The cppyy-backend package brings in the following utilities to help with repackaging and redistribution:

  • cling-config: for compile time flags

  • rootcling and genreflex: for dictionary generation

  • cppyy-generator: part of the CMake interface

Compiler/linker flags

cling-config is a small utility to provide access to the as-installed configuration, such as compiler/linker flags and installation directories, of other components. Usage examples:

$ cling-config --help
Usage: cling-config [--cflags] [--cppflags] [--cmake]
$ cling-config --cmake


Loading header files or code directly into cling is fine for interactive work and smaller packages, but large scale applications benefit from pre-compiling code, using the automatic class loader, and packaging dependencies in so-called “dictionaries.”

A dictionary is a generated C++ source file containing references to the header locations used when building (and any additional locations provided), a set of forward declarations to reduce the need of loading header files, and a few I/O helper functions. The name “dictionary” is historic: before cling was used, it contained the complete generated C++ reflection information, whereas now that is derived at run-time from the header files. It is still possible to fully embed header files rather than only storing their names and search locations, to make the dictionary more self-contained.

After generating the dictionary, it should be compiled into a shared library. This provides additional dependency control: by linking it directly with any further libraries needed, you can use standard mechanisms such as rpath to locate those library dependencies. Alternatively, you can add the additional libraries to load to the mapping files of the class loader (see below).


The JIT needs to resolve linker symbols in order to call them through generated wrappers. Thus, any classes, functions, and data that will be used in Python need to be exported. This is the default behavior on Mac and Linux, but not on Windows. On that platform, use __declspec(dllexport) to explicitly export the classes and function you expect to call. CMake has simple support for exporting all C++ symbols.

In tandem with any dictionary, a pre-compiled module (.pcm) file will be generated. C++ modules are still on track for inclusion in the C++20 standard and most modern C++ compilers, clang among them, already have implementations. The benefits for cppyy include faster bindings generation, lower memory footprint, and isolation from preprocessor macros and compiler flags. The use of modules is transparent, other than the requirement that they need to be co-located with the compiled dictionary shared library.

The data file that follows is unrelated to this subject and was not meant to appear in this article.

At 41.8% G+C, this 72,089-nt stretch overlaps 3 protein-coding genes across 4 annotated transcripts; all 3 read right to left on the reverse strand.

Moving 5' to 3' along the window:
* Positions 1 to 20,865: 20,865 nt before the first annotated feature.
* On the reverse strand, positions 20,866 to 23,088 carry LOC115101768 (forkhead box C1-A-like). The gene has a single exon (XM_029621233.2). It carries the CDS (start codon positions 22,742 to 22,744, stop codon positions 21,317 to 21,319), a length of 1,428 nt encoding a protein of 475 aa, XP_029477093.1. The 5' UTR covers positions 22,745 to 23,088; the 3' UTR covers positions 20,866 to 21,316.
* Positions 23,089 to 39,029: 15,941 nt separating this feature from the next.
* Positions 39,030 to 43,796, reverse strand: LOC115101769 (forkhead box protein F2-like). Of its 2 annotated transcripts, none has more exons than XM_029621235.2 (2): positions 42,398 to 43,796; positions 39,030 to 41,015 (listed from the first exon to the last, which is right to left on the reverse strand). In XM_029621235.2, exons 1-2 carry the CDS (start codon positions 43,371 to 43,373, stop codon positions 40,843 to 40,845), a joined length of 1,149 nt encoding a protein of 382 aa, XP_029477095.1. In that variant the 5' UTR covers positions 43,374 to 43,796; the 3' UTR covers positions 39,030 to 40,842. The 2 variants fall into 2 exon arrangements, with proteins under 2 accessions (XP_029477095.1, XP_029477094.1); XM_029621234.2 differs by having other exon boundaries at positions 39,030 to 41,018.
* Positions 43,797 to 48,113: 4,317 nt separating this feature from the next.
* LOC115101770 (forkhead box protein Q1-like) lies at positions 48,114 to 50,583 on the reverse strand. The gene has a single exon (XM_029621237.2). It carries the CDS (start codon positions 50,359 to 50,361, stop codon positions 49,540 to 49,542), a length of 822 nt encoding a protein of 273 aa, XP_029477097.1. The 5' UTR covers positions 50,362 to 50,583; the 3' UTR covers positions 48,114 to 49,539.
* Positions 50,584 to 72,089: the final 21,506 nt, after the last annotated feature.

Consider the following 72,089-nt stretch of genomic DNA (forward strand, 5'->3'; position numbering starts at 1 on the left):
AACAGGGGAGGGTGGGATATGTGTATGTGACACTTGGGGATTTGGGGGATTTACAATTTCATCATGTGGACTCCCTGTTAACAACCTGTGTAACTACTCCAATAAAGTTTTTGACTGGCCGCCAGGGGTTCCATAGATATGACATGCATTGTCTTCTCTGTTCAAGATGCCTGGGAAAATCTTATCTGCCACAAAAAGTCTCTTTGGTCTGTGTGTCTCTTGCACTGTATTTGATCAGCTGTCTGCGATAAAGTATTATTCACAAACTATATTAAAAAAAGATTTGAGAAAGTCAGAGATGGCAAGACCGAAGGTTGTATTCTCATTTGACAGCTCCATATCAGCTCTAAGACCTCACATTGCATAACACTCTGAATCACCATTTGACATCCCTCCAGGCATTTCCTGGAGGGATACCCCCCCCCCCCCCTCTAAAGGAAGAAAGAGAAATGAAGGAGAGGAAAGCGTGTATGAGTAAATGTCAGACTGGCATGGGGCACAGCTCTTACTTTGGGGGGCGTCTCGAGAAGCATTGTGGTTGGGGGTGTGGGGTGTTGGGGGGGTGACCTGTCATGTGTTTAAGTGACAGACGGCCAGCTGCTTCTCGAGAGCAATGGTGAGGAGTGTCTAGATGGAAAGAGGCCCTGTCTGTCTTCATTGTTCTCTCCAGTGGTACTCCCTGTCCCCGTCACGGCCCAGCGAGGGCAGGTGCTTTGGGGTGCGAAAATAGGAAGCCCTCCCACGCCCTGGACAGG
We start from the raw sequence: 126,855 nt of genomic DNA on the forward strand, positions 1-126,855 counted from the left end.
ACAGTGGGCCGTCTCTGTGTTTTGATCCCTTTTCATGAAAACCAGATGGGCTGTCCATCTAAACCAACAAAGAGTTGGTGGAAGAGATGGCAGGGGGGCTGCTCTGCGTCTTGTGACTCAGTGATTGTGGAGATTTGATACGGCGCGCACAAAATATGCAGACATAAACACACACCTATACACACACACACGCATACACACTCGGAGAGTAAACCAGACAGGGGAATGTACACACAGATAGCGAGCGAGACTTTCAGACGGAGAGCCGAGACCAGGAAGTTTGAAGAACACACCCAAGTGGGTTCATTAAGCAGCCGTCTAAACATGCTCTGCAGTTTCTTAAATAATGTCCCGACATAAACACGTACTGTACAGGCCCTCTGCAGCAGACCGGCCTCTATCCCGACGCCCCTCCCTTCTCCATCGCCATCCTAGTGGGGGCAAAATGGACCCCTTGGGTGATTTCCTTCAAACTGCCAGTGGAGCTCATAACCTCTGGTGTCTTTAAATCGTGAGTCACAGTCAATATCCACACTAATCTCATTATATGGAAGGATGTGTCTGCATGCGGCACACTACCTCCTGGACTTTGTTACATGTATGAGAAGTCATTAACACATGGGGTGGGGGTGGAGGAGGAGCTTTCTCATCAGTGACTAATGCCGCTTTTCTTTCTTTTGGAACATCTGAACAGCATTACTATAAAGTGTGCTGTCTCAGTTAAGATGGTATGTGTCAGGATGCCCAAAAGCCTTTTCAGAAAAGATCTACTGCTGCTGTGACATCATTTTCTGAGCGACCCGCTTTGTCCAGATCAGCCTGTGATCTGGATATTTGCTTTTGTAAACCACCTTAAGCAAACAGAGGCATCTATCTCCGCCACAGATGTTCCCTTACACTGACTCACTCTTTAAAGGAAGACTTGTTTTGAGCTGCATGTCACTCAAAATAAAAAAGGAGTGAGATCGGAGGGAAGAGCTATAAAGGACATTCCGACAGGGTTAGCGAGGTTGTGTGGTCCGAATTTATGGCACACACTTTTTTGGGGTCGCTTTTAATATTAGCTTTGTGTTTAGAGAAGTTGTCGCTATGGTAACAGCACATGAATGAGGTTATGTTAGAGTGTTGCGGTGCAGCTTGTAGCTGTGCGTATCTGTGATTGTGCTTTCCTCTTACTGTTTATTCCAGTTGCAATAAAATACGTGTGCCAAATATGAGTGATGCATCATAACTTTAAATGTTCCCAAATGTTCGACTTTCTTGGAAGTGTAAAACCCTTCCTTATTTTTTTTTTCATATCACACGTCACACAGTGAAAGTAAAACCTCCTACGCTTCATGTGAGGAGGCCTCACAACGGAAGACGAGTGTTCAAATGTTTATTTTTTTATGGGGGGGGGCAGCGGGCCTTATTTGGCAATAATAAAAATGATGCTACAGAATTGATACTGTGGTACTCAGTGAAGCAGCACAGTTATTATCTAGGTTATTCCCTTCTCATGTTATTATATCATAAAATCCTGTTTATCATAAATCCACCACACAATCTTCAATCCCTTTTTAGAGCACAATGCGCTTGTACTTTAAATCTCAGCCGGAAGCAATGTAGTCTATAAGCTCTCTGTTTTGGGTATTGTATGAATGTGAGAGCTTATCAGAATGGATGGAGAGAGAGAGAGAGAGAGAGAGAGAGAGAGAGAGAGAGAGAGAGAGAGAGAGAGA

Optionally, the dictionary generation process also produces a mapping file, which lists the libraries needed to load C++ classes on request (for details, see the section on the class loader below).

Structurally, you could have a single dictionary for a project as a whole, but more likely a large project will have a pre-existing functional decomposition that can be followed, with a dictionary per functional unit.


There are two interfaces onto the same underlying dictionary generator: rootcling and genreflex. The reason for having two is historic and they are not complete duplicates, so one or the other may suit your preference better. It is foreseen that both will be replaced once C++ modules become more mainstream, as that will allow simplification and improved robustness.


The first interface is called rootcling:

$ rootcling
Usage: rootcling [-v][-v0-4] [-f] [out.cxx] [opts] file1.h[+][-][!] file2.h[+][-][!] ...[Linkdef.h]
For more extensive help type: /usr/local/lib/python2.7/dist-packages/cppyy_backend/bin/rootcling -h

Rather than providing command line options, the main steering of rootcling behavior is done through #pragmas in a Linkdef.h file, with most pragmas dedicated to selecting/excluding (parts of) classes and functions. Additionally, the Linkdef.h file may contain preprocessor macros.

The output consists of a dictionary file (to be compiled into a shared library), a C++ module, and an optional mapping file, as described above.


The second interface is called genreflex:

$ genreflex
Generates dictionary sources and related ROOT pcm starting from an header.
Usage: genreflex headerfile.h [opts] [preproc. opts]

genreflex has a richer command line interface than rootcling as can be seen from the full help message.